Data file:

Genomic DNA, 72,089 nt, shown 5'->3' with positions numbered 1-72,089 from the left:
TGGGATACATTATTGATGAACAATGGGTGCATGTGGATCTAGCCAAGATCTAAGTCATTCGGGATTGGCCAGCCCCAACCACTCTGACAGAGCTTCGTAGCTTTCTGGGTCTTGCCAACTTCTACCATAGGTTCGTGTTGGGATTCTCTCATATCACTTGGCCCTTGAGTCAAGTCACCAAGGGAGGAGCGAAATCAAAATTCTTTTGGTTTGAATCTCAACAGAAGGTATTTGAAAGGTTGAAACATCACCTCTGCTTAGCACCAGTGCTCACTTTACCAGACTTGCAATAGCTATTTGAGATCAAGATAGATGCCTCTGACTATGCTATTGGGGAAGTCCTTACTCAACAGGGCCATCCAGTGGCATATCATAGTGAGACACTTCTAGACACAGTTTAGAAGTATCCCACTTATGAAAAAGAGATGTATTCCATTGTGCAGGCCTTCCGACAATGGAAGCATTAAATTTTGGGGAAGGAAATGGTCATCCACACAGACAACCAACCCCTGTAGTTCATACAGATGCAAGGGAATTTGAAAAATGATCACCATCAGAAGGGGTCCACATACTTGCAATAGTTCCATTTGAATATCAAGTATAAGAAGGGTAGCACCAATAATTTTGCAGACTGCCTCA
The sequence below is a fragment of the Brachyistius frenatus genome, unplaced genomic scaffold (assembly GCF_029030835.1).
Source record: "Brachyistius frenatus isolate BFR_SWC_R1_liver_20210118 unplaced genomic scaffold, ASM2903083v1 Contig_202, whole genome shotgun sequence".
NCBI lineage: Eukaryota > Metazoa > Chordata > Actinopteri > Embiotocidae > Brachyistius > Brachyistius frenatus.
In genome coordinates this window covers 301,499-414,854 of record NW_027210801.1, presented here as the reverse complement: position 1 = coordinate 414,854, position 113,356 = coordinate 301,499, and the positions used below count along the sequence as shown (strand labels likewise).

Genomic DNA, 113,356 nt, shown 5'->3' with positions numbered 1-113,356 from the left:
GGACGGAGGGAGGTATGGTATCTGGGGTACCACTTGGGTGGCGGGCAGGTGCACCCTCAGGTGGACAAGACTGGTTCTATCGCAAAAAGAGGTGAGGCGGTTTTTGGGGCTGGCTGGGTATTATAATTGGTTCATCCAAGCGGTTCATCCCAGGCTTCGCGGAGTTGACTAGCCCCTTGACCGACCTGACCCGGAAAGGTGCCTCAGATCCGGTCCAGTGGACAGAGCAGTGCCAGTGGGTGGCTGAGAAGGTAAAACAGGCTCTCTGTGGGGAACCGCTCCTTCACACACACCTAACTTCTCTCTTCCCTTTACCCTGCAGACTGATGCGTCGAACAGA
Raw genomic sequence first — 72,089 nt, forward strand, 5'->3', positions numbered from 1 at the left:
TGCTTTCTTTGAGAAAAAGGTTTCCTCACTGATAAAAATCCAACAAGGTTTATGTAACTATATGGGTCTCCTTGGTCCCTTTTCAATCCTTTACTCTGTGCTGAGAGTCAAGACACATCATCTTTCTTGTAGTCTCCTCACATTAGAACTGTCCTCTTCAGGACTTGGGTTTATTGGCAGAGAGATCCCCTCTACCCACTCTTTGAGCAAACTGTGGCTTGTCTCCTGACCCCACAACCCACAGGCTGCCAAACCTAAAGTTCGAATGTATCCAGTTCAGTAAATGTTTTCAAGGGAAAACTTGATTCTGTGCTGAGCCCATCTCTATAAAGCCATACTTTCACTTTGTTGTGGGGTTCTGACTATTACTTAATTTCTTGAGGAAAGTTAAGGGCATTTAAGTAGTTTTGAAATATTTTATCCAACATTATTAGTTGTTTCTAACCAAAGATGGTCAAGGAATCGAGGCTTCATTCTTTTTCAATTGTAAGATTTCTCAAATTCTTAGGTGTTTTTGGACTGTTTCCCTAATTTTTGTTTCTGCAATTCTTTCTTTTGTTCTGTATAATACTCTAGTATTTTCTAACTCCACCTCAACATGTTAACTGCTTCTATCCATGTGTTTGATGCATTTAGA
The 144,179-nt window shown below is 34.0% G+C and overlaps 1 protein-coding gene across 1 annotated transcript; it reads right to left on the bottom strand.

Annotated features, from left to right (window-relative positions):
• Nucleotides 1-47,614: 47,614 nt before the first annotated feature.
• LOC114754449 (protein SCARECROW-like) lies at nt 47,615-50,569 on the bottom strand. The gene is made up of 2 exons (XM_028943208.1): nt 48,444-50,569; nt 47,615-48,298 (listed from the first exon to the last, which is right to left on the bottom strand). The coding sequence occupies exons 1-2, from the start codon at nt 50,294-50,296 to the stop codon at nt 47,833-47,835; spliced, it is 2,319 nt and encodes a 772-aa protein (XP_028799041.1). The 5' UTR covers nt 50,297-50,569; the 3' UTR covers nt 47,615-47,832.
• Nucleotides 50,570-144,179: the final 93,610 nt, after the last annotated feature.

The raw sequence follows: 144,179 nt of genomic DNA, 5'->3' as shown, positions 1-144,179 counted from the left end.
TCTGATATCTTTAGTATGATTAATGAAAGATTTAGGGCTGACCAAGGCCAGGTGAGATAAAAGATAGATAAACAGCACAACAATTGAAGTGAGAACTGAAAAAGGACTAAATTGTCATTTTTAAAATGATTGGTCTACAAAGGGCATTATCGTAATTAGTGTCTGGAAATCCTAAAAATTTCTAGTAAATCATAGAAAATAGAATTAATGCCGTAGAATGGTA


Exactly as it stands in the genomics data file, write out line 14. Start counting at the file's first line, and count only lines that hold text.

• LOC114754449 (protein SCARECROW-like) lies at nt 47,615-50,569 on the bottom strand. The gene is made up of 2 exons (XM_028943208.1): nt 48,444-50,569; nt 47,615-48,298 (listed from the first exon to the last, which is right to left on the bottom strand). The coding sequence occupies exons 1-2, from the start codon at nt 50,294-50,296 to the stop codon at nt 47,833-47,835; spliced, it is 2,319 nt and encodes a 772-aa protein (XP_028799041.1). The 5' UTR covers nt 50,297-50,569; the 3' UTR covers nt 47,615-47,832.